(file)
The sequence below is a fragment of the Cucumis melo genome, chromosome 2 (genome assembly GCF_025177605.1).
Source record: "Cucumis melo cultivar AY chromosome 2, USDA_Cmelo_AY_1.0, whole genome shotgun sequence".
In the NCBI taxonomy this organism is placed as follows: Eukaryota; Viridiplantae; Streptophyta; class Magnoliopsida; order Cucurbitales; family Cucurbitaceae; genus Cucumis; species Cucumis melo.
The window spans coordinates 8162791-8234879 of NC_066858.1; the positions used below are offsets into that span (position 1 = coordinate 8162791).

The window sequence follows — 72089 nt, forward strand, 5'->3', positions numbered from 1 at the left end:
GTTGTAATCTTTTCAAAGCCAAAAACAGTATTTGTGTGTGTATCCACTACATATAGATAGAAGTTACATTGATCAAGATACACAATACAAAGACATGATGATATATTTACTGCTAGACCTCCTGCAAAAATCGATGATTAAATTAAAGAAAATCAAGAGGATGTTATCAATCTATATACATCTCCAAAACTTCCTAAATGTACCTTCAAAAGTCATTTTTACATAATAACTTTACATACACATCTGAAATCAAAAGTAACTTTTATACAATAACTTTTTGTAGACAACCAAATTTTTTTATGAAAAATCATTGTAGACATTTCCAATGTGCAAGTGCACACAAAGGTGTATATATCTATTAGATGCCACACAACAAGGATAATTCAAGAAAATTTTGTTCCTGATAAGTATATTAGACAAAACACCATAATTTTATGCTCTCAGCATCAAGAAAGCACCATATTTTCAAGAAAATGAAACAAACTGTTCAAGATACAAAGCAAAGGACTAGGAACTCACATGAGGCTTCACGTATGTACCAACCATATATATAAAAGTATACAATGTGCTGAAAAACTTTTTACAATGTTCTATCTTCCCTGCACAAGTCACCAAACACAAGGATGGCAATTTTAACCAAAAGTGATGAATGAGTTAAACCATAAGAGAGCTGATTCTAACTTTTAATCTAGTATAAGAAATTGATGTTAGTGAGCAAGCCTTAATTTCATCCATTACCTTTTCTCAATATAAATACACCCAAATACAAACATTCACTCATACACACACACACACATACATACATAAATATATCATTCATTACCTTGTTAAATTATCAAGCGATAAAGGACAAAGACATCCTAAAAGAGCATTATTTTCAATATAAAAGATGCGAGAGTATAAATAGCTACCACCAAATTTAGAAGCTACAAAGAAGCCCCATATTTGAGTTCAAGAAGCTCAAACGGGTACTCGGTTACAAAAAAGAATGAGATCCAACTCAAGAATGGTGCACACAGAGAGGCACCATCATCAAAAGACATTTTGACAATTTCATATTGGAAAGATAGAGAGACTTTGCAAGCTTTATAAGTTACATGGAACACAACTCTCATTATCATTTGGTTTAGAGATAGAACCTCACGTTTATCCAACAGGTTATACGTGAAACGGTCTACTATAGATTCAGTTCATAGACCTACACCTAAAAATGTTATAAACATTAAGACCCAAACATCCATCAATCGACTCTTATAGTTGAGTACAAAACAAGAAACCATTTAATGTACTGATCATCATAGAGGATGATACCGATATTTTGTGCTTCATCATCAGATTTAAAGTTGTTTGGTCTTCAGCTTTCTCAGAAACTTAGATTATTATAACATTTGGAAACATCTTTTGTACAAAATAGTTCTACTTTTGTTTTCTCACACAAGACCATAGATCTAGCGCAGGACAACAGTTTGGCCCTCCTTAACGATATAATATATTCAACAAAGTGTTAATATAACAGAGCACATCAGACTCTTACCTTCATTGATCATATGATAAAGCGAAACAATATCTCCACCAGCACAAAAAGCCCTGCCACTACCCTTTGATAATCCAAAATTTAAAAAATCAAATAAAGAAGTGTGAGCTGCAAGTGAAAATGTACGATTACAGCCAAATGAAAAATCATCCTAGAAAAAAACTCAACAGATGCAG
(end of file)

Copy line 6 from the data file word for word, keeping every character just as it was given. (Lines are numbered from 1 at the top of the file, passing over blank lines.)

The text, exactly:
GTTGTAATCTTTTCAAAGCCAAAAACAGTATTTGTGTGTGTATCCACTACATATAGATAGAAGTTACATTGATCAAGATACACAATACAAAGACATGATGATATATTTACTGCTAGACCTCCTGCAAAAATCGATGATTAAATTAAAGAAAATCAAGAGGATGTTATCAATCTATATACATCTCCAAAACTTCCTAAATGTACCTTCAAAAGTCATTTTTACATAATAACTTTACATACACATCTGAAATCAAAAGTAACTTTTATACAATAACTTTTTGTAGACAACCAAATTTTTTTATGAAAAATCATTGTAGACATTTCCAATGTGCAAGTGCACACAAAGGTGTATATATCTATTAGATGCCACACAACAAGGATAATTCAAGAAAATTTTGTTCCTGATAAGTATATTAGACAAAACACCATAATTTTATGCTCTCAGCATCAAGAAAGCACCATATTTTCAAGAAAATGAAACAAACTGTTCAAGATACAAAGCAAAGGACTAGGAACTCACATGAGGCTTCACGTATGTACCAACCATATATATAAAAGTATACAATGTGCTGAAAAACTTTTTACAATGTTCTATCTTCCCTGCACAAGTCACCAAACACAAGGATGGCAATTTTAACCAAAAGTGATGAATGAGTTAAACCATAAGAGAGCTGATTCTAACTTTTAATCTAGTATAAGAAATTGATGTTAGTGAGCAAGCCTTAATTTCATCCATTACCTTTTCTCAATATAAATACACCCAAATACAAACATTCACTCATACACACACACACACATACATACATAAATATATCATTCATTACCTTGTTAAATTATCAAGCGATAAAGGACAAAGACATCCTAAAAGAGCATTATTTTCAATATAAAAGATGCGAGAGTATAAATAGCTACCACCAAATTTAGAAGCTACAAAGAAGCCCCATATTTGAGTTCAAGAAGCTCAAACGGGTACTCGGTTACAAAAAAGAATGAGATCCAACTCAAGAATGGTGCACACAGAGAGGCACCATCATCAAAAGACATTTTGACAATTTCATATTGGAAAGATAGAGAGACTTTGCAAGCTTTATAAGTTACATGGAACACAACTCTCATTATCATTTGGTTTAGAGATAGAACCTCACGTTTATCCAACAGGTTATACGTGAAACGGTCTACTATAGATTCAGTTCATAGACCTACACCTAAAAATGTTATAAACATTAAGACCCAAACATCCATCAATCGACTCTTATAGTTGAGTACAAAACAAGAAACCATTTAATGTACTGATCATCATAGAGGATGATACCGATATTTTGTGCTTCATCATCAGATTTAAAGTTGTTTGGTCTTCAGCTTTCTCAGAAACTTAGATTATTATAACATTTGGAAACATCTTTTGTACAAAATAGTTCTACTTTTGTTTTCTCACACAAGACCATAGATCTAGCGCAGGACAACAGTTTGGCCCTCCTTAACGATATAATATATTCAACAAAGTGTTAATATAACAGAGCACATCAGACTCTTACCTTCATTGATCATATGATAAAGCGAAACAATATCTCCACCAGCACAAAAAGCCCTGCCACTACCCTTTGATAATCCAAAATTTAAAAAATCAAATAAAGAAGTGTGAGCTGCAAGTGAAAATGTACGATTACAGCCAAATGAAAAATCATCCTAGAAAAAAACTCAACAGATGCAG